In Contra Costa County, California, traditional gender roles are still highly valued. However, this did not stop women's suffrage associations from forming in 1869, beginning in San Francisco. In 1870, a large group from Martinez County and Livia Cox from San Ramón joined the cause. This was likely due to the fact that they had five daughters, two of whom, Mary and Panthea, married the main ranchers R.Male allies for gender equality are advocates who work together with women to eradicate and transform damaging relationships and gender stereotypes.
Men in parliament can play a crucial role in promoting gender equality by supporting temporary special measures for women, leaving space for women in key leadership positions, or sharing responsibility for tasks that are pejoratively considered feminine. A higher percentage of women in national parliaments is associated with numerous benefits for social and economic development. In the San Ramón Valley, many changes occurred in society during the new century. More women graduated from universities or regular schools for teachers, organized to restrict child labor, and supported legislation on pure milk. By 1910-11, there were five equal suffrage leagues in Contra Costa County (Concord, Walnut Creek, Danville, Martinez, and Oakley) and local newspapers supported the initiative. The San Ramón Hall was completed in 1911 and several San Ramón women promoted and raised funds for the Hall.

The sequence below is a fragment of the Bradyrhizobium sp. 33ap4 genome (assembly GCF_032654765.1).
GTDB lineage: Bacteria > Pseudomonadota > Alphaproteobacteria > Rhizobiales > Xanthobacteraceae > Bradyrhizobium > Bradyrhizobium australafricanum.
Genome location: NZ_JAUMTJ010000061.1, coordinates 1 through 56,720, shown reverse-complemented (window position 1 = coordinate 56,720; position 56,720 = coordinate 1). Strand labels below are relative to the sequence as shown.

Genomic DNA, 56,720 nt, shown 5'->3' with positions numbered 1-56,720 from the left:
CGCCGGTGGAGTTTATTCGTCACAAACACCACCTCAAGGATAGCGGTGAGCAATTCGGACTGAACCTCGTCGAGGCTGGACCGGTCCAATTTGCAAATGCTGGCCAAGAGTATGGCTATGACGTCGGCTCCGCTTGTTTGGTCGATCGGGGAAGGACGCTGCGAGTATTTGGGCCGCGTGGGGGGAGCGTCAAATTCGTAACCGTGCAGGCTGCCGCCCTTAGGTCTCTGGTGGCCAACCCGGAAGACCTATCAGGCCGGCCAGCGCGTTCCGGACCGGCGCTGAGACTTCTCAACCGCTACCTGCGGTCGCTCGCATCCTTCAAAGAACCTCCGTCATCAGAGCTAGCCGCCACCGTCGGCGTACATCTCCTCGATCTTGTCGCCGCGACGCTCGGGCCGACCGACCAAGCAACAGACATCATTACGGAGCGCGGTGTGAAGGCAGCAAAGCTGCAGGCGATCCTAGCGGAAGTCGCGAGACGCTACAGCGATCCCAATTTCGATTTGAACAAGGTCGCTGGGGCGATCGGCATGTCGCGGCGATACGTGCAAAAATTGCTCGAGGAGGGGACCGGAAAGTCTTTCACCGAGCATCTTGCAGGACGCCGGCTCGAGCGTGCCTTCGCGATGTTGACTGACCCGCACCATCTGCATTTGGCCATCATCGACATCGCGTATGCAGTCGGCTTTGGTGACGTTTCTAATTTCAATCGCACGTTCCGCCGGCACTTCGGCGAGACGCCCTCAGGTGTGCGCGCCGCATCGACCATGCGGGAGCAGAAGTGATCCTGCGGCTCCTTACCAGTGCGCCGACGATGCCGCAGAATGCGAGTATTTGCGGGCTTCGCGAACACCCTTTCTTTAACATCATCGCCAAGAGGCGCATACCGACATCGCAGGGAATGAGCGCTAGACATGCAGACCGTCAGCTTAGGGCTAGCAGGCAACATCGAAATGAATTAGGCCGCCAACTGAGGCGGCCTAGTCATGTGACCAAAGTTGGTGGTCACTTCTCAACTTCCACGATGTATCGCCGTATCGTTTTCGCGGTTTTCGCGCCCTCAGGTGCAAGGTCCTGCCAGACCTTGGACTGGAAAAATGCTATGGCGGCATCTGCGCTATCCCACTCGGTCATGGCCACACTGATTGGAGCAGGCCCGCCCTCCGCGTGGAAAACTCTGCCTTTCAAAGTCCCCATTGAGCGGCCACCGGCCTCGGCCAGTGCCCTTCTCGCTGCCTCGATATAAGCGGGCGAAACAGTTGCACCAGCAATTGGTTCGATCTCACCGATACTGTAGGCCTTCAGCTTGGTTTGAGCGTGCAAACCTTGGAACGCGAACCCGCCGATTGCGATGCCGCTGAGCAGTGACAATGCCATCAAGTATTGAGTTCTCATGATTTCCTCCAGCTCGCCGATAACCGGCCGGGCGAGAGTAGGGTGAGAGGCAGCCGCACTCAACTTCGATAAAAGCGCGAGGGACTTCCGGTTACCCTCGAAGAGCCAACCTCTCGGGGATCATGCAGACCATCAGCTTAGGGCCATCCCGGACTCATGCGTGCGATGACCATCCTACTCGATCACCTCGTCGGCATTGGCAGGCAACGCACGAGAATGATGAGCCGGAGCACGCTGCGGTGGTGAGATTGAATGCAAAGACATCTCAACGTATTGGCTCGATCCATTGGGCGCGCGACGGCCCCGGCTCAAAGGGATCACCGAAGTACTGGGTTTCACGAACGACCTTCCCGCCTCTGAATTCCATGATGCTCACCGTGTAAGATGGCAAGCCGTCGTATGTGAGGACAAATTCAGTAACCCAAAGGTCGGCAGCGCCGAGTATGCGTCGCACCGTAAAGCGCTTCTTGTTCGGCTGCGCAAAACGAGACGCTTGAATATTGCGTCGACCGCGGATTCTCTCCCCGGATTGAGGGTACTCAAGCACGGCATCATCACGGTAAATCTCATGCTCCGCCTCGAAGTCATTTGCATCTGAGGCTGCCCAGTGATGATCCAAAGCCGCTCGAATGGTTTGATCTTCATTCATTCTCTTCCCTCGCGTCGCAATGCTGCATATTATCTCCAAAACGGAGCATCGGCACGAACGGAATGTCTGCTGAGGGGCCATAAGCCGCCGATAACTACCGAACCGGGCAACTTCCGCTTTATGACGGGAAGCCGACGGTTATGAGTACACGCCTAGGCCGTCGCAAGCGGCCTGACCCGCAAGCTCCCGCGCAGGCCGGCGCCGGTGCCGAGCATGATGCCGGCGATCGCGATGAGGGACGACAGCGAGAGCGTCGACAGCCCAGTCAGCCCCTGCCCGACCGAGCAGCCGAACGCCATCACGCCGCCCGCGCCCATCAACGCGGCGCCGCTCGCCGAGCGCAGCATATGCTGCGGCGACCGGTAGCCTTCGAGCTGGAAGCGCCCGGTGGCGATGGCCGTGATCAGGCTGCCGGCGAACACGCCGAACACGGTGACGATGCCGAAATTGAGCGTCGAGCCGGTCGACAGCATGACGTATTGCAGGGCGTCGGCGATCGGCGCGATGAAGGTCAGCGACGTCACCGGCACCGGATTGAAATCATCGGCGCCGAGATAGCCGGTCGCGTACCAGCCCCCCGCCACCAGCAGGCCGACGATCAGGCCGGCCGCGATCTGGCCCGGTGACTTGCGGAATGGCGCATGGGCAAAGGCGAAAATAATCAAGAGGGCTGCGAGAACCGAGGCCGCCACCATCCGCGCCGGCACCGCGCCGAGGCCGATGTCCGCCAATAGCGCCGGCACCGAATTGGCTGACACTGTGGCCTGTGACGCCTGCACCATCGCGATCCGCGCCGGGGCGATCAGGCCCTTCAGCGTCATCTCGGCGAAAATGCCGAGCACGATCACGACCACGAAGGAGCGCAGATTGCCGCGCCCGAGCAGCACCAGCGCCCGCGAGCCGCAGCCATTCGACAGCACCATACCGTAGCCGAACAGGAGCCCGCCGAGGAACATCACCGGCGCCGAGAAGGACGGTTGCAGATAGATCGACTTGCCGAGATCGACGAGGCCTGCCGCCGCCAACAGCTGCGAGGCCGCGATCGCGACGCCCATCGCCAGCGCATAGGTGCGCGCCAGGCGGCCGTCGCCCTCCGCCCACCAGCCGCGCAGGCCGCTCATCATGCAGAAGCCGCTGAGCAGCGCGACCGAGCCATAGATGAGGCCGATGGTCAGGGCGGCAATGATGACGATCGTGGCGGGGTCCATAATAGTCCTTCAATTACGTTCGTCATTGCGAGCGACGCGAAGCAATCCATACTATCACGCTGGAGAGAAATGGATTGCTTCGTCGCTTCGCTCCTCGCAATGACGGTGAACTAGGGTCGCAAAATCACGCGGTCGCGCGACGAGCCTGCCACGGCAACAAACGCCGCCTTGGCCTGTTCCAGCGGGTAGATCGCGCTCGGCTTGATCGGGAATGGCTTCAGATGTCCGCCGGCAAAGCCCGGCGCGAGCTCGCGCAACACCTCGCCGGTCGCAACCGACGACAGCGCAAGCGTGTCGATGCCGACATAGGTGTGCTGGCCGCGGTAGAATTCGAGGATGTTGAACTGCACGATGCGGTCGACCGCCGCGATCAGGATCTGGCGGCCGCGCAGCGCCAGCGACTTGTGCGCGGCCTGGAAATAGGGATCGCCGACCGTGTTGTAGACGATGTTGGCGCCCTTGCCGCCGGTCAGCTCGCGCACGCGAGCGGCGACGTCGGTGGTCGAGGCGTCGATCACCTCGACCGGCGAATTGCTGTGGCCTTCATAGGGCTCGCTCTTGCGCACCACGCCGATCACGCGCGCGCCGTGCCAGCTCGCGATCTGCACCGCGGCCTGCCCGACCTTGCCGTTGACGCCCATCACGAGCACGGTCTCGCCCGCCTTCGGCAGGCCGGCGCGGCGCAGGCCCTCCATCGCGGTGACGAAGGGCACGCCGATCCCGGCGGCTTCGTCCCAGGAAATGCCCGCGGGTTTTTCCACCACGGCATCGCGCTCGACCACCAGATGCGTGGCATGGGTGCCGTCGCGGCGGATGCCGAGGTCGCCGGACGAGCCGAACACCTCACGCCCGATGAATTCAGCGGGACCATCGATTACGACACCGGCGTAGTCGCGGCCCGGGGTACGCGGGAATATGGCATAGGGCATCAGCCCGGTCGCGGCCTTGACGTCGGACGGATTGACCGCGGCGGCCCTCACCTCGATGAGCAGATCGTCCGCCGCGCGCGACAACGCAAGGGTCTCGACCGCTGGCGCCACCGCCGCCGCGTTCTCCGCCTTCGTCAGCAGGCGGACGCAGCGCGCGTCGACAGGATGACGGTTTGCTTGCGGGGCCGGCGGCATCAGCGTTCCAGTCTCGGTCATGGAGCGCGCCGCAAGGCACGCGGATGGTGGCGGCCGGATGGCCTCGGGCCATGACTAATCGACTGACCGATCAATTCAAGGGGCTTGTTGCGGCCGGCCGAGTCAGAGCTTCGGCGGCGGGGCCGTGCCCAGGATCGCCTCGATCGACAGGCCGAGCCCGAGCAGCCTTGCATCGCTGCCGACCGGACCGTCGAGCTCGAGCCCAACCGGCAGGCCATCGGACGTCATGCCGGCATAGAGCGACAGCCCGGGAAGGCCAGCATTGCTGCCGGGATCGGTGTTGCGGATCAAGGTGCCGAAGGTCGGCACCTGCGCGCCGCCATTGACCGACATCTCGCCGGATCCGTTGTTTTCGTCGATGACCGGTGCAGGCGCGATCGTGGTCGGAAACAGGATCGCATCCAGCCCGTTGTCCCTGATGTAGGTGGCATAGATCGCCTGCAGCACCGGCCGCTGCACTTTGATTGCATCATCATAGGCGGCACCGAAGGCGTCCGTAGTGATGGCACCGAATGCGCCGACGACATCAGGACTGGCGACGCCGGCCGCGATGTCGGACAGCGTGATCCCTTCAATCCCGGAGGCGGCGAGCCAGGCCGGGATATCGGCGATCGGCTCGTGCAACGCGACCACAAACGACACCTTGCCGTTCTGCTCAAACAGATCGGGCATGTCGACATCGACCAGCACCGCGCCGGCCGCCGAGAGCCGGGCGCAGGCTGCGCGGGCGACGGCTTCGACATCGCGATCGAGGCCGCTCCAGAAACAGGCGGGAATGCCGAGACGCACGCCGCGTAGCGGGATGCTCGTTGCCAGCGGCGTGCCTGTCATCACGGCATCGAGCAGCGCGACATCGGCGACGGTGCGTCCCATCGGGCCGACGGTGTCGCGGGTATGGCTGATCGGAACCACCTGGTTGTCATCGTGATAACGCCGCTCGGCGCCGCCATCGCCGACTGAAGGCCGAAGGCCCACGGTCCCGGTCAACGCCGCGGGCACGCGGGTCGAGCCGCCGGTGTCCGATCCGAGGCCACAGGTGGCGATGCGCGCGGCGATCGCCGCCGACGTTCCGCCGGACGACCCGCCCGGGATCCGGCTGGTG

Small towns where no one had ever seen a suffragette woman learned about women's rights and the importance of the right to vote. It is necessary to use spaces of privilege to promote equal rights, but it must be done in a way that does not distract attention from women and from the victories of feminism, won with so much effort in recent centuries. Male allies must critically reflect on how it is possible for them to occupy a high position to advocate in the public sphere thanks to the subordination of other groups. By working together with women, male parliamentarians can change the rules of the game by transforming political cultures and institutions that defend harmful gender norms. While women's empowerment is a fundamental element of gender equality, gender equality is not a women's issue, nor can it be promoted solely through women's efforts in the public or private spheres. This portal is a joint initiative of ParlAmericas and the UN Women Multinational Office for the Caribbean, and was made possible, in part, by the financial support of the Government of Canada.